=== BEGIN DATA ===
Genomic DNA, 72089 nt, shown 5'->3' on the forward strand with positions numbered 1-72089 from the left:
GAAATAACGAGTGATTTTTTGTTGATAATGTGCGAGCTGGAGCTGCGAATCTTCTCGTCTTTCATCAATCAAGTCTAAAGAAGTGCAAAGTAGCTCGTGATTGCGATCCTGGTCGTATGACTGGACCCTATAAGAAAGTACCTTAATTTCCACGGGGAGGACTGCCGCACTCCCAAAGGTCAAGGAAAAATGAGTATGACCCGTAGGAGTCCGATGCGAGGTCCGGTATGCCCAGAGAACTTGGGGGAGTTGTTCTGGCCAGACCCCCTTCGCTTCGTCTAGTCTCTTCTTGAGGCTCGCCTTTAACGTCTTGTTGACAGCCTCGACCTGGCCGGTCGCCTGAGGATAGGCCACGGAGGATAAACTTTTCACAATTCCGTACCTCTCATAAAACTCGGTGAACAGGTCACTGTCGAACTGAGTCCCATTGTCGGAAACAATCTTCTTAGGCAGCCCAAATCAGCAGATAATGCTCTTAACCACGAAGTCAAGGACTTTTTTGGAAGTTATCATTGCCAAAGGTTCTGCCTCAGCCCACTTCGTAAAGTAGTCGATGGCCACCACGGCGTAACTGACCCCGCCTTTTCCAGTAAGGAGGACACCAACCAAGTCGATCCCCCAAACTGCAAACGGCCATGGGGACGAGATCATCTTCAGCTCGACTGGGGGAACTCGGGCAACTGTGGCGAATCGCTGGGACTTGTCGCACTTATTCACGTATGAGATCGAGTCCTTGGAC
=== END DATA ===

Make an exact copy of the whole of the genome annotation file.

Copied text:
Genomic DNA, 72089 nt, shown 5'->3' on the forward strand with positions numbered 1-72089 from the left:
GAAATAACGAGTGATTTTTTGTTGATAATGTGCGAGCTGGAGCTGCGAATCTTCTCGTCTTTCATCAATCAAGTCTAAAGAAGTGCAAAGTAGCTCGTGATTGCGATCCTGGTCGTATGACTGGACCCTATAAGAAAGTACCTTAATTTCCACGGGGAGGACTGCCGCACTCCCAAAGGTCAAGGAAAAATGAGTATGACCCGTAGGAGTCCGATGCGAGGTCCGGTATGCCCAGAGAACTTGGGGGAGTTGTTCTGGCCAGACCCCCTTCGCTTCGTCTAGTCTCTTCTTGAGGCTCGCCTTTAACGTCTTGTTGACAGCCTCGACCTGGCCGGTCGCCTGAGGATAGGCCACGGAGGATAAACTTTTCACAATTCCGTACCTCTCATAAAACTCGGTGAACAGGTCACTGTCGAACTGAGTCCCATTGTCGGAAACAATCTTCTTAGGCAGCCCAAATCAGCAGATAATGCTCTTAACCACGAAGTCAAGGACTTTTTTGGAAGTTATCATTGCCAAAGGTTCTGCCTCAGCCCACTTCGTAAAGTAGTCGATGGCCACCACGGCGTAACTGACCCCGCCTTTTCCAGTAAGGAGGACACCAACCAAGTCGATCCCCCAAACTGCAAACGGCCATGGGGACGAGATCATCTTCAGCTCGACTGGGGGAACTCGGGCAACTGTGGCGAATCGCTGGGACTTGTCGCACTTATTCACGTATGAGATCGAGTCCTTGGAC